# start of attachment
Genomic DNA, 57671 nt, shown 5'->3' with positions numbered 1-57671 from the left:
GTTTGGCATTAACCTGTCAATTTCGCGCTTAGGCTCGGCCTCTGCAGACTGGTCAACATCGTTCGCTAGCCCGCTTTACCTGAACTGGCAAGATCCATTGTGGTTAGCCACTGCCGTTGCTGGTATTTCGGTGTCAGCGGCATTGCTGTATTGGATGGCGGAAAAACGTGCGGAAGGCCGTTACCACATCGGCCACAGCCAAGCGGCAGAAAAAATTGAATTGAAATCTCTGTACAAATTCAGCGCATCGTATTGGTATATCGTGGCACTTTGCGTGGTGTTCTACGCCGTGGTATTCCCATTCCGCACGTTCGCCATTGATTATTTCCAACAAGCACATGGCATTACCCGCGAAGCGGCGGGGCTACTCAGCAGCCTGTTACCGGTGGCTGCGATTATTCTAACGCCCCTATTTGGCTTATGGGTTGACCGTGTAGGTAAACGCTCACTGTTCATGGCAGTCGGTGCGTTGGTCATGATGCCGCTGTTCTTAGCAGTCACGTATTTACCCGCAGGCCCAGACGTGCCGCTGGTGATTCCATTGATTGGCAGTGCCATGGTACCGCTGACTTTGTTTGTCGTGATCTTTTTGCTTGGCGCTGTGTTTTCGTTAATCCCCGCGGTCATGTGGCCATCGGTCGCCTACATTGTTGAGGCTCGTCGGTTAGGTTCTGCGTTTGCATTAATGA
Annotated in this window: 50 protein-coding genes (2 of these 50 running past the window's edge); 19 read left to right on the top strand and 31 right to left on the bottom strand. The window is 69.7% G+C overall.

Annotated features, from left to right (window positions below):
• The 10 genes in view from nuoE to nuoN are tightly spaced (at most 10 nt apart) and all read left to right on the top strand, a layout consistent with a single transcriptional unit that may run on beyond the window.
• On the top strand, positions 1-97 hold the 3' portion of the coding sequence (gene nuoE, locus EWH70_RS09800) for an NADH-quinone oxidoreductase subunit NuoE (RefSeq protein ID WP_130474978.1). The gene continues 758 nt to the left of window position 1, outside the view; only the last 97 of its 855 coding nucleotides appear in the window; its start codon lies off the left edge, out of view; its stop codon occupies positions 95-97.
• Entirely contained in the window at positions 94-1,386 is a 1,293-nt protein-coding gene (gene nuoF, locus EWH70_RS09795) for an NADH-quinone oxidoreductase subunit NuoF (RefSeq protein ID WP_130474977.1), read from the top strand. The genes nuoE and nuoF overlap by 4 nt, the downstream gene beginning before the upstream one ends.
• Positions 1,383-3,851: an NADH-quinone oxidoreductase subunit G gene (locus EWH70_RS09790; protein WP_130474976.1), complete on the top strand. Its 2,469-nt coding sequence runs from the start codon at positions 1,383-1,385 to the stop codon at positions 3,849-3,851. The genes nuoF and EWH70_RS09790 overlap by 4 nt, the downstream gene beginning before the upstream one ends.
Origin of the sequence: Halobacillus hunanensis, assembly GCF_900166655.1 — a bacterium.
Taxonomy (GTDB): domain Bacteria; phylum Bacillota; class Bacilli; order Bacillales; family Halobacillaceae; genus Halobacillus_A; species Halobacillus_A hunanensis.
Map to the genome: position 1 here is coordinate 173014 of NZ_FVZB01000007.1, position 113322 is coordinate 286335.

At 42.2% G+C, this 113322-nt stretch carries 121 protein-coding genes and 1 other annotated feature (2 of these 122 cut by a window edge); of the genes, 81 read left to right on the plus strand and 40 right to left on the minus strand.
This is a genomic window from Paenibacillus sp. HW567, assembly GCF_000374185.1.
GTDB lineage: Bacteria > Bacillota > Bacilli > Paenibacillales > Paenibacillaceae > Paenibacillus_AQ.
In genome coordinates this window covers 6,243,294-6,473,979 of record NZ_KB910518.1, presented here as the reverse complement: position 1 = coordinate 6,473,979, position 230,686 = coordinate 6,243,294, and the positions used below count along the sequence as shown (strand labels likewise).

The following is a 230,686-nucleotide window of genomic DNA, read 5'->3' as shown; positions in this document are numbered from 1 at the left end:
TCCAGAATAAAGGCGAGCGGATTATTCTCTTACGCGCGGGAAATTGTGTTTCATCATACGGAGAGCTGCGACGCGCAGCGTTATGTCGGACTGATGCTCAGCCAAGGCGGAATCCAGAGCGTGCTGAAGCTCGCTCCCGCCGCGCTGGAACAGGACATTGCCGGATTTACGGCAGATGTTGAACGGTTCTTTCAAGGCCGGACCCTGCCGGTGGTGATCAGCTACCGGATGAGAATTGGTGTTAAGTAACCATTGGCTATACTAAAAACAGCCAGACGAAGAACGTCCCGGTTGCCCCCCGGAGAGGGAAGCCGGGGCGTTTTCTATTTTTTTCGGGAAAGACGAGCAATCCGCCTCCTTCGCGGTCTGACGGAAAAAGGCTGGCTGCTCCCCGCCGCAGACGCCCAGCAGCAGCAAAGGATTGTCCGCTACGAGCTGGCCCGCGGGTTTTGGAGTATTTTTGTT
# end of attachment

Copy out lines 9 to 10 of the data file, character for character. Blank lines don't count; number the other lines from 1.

Origin of the sequence: Halobacillus hunanensis, assembly GCF_900166655.1 — a bacterium.
Taxonomy (GTDB): domain Bacteria; phylum Bacillota; class Bacilli; order Bacillales; family Halobacillaceae; genus Halobacillus_A; species Halobacillus_A hunanensis.